Algeria

Algeria, dormant since the early 1990s, has increased slowly but steadily since 2004, thanks in no small part to the region’s improving security and unspoiled, abundant natural beauty. Despite the country’s troubled past, it offers the best that North Africa has to offer, and there’s a good chance you’ll experience it without the company of crowds.

Despite the fact that more than 80 percent of the country is covered by the Sahara Desert, Algeria is a traveler’s paradise, rich in cultural artifacts both ancient and modern. For the adventurously inclined, opportunities abound to explore the Sahara, climb and hike the lunar landscapes of the northwestern mountain ranges, and even “discover” an oasis or two.

1. Historic Algiers: The Casbah and the Palais de Raïs: A UNESCO World Heritage Site, the Casbah is a must-see for any first-time visitor to Algiers. The neighborhood serves as Algiers’s historical and commercial district and has an array of seafood restaurants. Although Algiers is speckled with historic buildings, few have been as lovingly restored as the Ottoman-era Palais de Raïs. Visitors will come away with lots of insights about life in Algiers in the Ottoman and French periods.

2. New Algiers: Although tourists might be more inclined to visit the historic neighborhoods of Algiers, the “ville nouvelle” (which actually dates to the Ottoman era) offers several museums of mostly Algerian art, notably the Musée des Beaux Arts and the Bardo Museum. It is also home to most of Algiers’s entertainment and nightlife.

3. Grand Ergs: To outsiders, the notion of the Sahara evokes shifting, desolate sand dunes. Although the desert has a diverse array of landscapes, Algeria’s Grand Ergs have the austere, windswept environment that draws many travelers to the Sahara. Divided into two regions (the Grand Erg Occidental and the Grand Erg Orientale), the Ergs are uninhabitable, and few roads pass through them. You can witness their majestic beauty from the oases scattered around the edges, though. The town of Timimoun is one of the best; it has reliable tourist facilities and is located near a gorgeous red salt lake.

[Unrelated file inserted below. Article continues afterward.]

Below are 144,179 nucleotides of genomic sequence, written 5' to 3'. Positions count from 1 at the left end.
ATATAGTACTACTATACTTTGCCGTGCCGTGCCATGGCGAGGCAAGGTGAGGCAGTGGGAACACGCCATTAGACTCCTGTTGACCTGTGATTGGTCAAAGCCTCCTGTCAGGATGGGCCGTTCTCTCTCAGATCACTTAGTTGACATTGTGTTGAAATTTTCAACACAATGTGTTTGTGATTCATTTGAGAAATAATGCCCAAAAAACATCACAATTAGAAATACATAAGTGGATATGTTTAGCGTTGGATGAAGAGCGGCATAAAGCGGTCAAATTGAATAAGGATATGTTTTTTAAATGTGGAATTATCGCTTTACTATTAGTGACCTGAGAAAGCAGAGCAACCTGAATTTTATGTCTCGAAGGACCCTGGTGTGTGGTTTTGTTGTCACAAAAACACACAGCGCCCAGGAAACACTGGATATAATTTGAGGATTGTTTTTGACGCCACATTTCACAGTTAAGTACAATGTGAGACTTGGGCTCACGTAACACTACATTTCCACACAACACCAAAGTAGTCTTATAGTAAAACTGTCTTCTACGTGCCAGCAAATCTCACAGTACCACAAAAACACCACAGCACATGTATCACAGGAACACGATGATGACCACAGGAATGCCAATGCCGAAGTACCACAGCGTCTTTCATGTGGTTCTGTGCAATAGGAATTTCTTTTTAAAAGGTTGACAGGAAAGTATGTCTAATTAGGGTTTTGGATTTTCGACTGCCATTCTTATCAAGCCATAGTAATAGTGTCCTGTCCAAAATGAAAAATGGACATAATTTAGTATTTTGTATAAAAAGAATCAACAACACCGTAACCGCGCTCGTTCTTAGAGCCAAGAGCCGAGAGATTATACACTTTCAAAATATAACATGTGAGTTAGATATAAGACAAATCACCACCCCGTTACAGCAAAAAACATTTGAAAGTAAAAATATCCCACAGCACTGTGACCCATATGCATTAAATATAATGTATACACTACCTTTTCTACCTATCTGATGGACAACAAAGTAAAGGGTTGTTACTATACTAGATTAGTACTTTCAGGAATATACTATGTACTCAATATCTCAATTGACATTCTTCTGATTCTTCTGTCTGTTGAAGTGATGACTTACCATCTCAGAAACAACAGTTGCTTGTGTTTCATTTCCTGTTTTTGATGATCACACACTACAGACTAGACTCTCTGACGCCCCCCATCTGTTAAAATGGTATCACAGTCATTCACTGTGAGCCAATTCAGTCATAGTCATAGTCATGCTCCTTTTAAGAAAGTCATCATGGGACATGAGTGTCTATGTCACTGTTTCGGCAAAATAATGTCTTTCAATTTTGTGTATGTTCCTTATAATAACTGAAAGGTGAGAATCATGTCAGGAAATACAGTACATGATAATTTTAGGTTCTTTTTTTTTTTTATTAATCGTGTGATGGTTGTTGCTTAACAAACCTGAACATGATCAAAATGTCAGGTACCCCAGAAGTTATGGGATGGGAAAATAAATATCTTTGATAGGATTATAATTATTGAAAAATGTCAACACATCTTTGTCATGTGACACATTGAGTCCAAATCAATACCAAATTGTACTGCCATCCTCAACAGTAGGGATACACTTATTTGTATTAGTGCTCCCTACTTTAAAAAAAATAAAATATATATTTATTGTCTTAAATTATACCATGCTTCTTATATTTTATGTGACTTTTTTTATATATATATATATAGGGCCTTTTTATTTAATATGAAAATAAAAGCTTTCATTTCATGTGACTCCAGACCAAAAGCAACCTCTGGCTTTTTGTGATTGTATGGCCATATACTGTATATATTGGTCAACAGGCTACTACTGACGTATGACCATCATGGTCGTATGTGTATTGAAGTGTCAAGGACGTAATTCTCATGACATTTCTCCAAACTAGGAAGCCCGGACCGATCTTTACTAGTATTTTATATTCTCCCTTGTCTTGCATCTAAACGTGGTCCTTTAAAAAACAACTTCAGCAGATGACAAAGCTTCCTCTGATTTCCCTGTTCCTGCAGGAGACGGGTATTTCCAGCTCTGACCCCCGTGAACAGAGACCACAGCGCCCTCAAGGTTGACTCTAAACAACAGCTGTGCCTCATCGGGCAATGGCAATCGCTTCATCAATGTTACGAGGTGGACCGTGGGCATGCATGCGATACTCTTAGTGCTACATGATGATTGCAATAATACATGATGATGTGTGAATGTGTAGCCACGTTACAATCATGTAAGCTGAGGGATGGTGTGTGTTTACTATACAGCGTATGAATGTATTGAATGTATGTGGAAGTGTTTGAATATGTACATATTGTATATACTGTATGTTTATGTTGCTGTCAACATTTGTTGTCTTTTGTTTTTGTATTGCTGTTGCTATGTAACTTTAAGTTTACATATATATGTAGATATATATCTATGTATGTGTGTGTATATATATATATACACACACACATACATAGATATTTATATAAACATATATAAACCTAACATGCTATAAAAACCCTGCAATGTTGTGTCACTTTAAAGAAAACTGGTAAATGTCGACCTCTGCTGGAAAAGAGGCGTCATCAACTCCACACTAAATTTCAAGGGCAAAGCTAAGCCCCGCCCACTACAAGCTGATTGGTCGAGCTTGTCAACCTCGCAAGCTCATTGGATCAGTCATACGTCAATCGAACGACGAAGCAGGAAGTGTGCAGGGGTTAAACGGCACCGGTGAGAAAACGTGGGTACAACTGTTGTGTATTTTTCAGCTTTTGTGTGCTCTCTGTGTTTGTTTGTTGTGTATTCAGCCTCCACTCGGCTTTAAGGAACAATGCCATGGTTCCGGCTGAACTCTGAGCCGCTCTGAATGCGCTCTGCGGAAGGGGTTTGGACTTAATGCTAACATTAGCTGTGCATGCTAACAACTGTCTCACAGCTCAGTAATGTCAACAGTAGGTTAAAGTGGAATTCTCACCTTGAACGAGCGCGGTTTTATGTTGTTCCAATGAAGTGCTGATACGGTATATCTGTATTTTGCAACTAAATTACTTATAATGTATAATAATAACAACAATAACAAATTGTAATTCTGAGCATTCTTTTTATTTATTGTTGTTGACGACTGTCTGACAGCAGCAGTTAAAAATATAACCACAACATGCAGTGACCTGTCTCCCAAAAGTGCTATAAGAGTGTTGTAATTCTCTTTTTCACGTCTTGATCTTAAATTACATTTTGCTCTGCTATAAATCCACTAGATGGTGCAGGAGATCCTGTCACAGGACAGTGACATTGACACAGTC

4. Roam the Sahara: Experienced outdoorsmen and outdoorswomen are often drawn to Algeria for its unparalleled opportunities to trek by camel through the Sahara. Doing so in the Grand Ergs is ill-advised, but there are still plenty of routes in the southern region that offer a raw and spectacular experience of the outdoors, as well as the opportunity to visit smaller cities and towns that most tourists pass by.

5. Constantine: Surrounded by cliffs on three sides and a ravine on the fourth, Constantine is one of Algeria’s most picturesque cities; it also has the finest museum scene outside of Algiers. It provides easy access to some of the country’s most impressive Roman ruins, including the city of Tiddis, as well as numerous buildings and an aqueduct within the modern city.

6. Beaches: Algeria’s beaches rival their better-known counterparts in Morocco and Tunisia and have enjoyed a spike in popularity as the threat of violence has abated. The beaches outside of Algiers and Oran offer the best infrastructure to visitors, with their resorts and water sports. Beachgoers who travel farther west might even be rewarded with long swathes of sand to themselves.

7. Tlemcen: Seventeen centuries old and surrounded by vineyards and olive fields, this city represents a charming change of pace from the metropolises of Algiers and Oran. The town has a distinctly laid-back, Mediterranean vibe and is a great destination for leather and textile shopping. The main attraction, though, is the city’s elaborately decorated Grand Mosque, built in 1082.

8. Tassili N’Ajjer National Park: Located in the southeastern part of the country, Tassili N’Ajjer has more prehistoric rock art in one place than any other location in the world. It encompasses a sandstone mountain range, featuring stunning vistas and a surprising abundance of vegetation. The park can be accessed via the city of Djanet.

9. Yennayer: One of Algeria’s most important nonreligious holidays, this celebration of the Berber New Year takes place from January 12 to January 14 each year. The holiday is celebrated with traditional feasts, carnivals, and music and dance performances, and marking the occasion with locals is a cultural experience unlike any other. The biggest festivities happen in Tlemcen and the smaller towns in the south, although some events take place in Algiers; the latter are growing in popularity.